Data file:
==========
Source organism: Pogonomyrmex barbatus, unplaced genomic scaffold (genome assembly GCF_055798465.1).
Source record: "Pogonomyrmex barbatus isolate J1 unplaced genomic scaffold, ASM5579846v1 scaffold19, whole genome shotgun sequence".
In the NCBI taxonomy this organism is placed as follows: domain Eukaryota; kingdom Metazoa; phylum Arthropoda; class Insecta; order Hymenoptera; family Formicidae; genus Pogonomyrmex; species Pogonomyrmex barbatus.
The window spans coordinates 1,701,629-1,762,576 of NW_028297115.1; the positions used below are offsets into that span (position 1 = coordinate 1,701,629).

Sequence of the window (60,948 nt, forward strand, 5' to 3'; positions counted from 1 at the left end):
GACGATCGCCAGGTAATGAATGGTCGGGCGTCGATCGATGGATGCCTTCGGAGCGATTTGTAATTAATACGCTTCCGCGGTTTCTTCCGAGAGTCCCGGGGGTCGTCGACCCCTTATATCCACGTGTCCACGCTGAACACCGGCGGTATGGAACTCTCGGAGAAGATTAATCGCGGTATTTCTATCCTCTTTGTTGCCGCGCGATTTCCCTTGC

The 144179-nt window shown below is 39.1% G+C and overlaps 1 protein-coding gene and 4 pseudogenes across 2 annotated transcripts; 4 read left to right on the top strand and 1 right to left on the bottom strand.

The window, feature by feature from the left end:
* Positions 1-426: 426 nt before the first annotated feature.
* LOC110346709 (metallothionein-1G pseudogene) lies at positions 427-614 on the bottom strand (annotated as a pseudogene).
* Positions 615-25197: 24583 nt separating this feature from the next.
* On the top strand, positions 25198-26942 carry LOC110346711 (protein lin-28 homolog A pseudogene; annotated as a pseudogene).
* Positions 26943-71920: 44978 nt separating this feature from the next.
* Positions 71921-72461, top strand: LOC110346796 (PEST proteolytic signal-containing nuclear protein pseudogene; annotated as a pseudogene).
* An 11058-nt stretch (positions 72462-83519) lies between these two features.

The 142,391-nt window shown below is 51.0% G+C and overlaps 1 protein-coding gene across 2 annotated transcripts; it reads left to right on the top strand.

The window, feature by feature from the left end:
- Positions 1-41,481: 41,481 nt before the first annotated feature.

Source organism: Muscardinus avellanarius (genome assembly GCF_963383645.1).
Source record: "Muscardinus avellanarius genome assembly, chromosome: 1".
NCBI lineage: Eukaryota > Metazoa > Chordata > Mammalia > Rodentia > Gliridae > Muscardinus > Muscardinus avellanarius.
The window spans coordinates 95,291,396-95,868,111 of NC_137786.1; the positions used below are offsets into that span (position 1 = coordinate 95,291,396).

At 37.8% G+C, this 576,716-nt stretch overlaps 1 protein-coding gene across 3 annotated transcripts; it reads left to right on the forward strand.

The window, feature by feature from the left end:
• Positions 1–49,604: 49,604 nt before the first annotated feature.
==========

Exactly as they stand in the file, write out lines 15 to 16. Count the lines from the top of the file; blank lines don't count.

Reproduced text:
* An 11058-nt stretch (positions 72462-83519) lies between these two features.

The 142,391-nt window shown below is 51.0% G+C and overlaps 1 protein-coding gene across 2 annotated transcripts; it reads left to right on the top strand.